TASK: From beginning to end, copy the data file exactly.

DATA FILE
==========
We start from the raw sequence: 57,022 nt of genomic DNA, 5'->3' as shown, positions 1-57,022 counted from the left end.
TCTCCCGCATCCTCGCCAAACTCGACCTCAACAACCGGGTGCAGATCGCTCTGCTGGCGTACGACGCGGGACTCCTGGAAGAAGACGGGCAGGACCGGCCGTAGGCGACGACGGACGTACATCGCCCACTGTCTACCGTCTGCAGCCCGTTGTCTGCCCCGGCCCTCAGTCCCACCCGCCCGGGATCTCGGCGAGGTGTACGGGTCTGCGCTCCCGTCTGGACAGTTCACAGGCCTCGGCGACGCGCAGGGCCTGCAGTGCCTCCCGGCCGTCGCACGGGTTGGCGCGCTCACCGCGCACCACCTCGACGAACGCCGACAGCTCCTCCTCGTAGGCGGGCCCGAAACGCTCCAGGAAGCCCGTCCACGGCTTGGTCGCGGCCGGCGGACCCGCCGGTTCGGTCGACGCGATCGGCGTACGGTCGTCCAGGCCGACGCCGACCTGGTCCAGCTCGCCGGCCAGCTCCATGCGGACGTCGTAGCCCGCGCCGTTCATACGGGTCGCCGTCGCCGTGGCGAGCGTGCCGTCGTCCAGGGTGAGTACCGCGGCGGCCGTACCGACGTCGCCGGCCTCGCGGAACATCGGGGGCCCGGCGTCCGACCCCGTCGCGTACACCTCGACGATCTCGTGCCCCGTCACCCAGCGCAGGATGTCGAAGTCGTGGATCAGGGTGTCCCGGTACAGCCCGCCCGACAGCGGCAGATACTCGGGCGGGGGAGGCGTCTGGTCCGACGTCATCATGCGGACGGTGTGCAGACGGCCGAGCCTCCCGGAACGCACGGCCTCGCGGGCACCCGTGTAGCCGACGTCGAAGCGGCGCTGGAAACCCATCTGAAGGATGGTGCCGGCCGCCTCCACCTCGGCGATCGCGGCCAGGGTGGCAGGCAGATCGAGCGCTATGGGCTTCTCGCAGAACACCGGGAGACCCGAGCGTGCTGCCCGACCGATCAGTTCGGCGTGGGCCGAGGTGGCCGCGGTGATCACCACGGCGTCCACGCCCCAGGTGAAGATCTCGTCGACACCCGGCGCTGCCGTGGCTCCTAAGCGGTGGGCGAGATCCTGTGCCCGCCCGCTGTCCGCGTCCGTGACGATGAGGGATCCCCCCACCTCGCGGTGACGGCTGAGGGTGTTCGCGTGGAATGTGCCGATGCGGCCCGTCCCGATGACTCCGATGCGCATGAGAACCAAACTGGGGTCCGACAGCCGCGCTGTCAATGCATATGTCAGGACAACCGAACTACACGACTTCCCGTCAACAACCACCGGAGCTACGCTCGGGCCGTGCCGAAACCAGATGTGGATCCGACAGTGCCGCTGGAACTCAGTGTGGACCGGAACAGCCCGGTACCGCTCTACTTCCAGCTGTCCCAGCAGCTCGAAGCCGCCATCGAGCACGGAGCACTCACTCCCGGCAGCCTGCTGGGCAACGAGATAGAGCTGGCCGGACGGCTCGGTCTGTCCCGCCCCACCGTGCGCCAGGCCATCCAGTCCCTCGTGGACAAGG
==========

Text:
We start from the raw sequence: 57,022 nt of genomic DNA, 5'->3' as shown, positions 1-57,022 counted from the left end.
TCTCCCGCATCCTCGCCAAACTCGACCTCAACAACCGGGTGCAGATCGCTCTGCTGGCGTACGACGCGGGACTCCTGGAAGAAGACGGGCAGGACCGGCCGTAGGCGACGACGGACGTACATCGCCCACTGTCTACCGTCTGCAGCCCGTTGTCTGCCCCGGCCCTCAGTCCCACCCGCCCGGGATCTCGGCGAGGTGTACGGGTCTGCGCTCCCGTCTGGACAGTTCACAGGCCTCGGCGACGCGCAGGGCCTGCAGTGCCTCCCGGCCGTCGCACGGGTTGGCGCGCTCACCGCGCACCACCTCGACGAACGCCGACAGCTCCTCCTCGTAGGCGGGCCCGAAACGCTCCAGGAAGCCCGTCCACGGCTTGGTCGCGGCCGGCGGACCCGCCGGTTCGGTCGACGCGATCGGCGTACGGTCGTCCAGGCCGACGCCGACCTGGTCCAGCTCGCCGGCCAGCTCCATGCGGACGTCGTAGCCCGCGCCGTTCATACGGGTCGCCGTCGCCGTGGCGAGCGTGCCGTCGTCCAGGGTGAGTACCGCGGCGGCCGTACCGACGTCGCCGGCCTCGCGGAACATCGGGGGCCCGGCGTCCGACCCCGTCGCGTACACCTCGACGATCTCGTGCCCCGTCACCCAGCGCAGGATGTCGAAGTCGTGGATCAGGGTGTCCCGGTACAGCCCGCCCGACAGCGGCAGATACTCGGGCGGGGGAGGCGTCTGGTCCGACGTCATCATGCGGACGGTGTGCAGACGGCCGAGCCTCCCGGAACGCACGGCCTCGCGGGCACCCGTGTAGCCGACGTCGAAGCGGCGCTGGAAACCCATCTGAAGGATGGTGCCGGCCGCCTCCACCTCGGCGATCGCGGCCAGGGTGGCAGGCAGATCGAGCGCTATGGGCTTCTCGCAGAACACCGGGAGACCCGAGCGTGCTGCCCGACCGATCAGTTCGGCGTGGGCCGAGGTGGCCGCGGTGATCACCACGGCGTCCACGCCCCAGGTGAAGATCTCGTCGACACCCGGCGCTGCCGTGGCTCCTAAGCGGTGGGCGAGATCCTGTGCCCGCCCGCTGTCCGCGTCCGTGACGATGAGGGATCCCCCCACCTCGCGGTGACGGCTGAGGGTGTTCGCGTGGAATGTGCCGATGCGGCCCGTCCCGATGACTCCGATGCGCATGAGAACCAAACTGGGGTCCGACAGCCGCGCTGTCAATGCATATGTCAGGACAACCGAACTACACGACTTCCCGTCAACAACCACCGGAGCTACGCTCGGGCCGTGCCGAAACCAGATGTGGATCCGACAGTGCCGCTGGAACTCAGTGTGGACCGGAACAGCCCGGTACCGCTCTACTTCCAGCTGTCCCAGCAGCTCGAAGCCGCCATCGAGCACGGAGCACTCACTCCCGGCAGCCTGCTGGGCAACGAGATAGAGCTGGCCGGACGGCTCGGTCTGTCCCGCCCCACCGTGCGCCAGGCCATCCAGTCCCTCGTGGACAAGG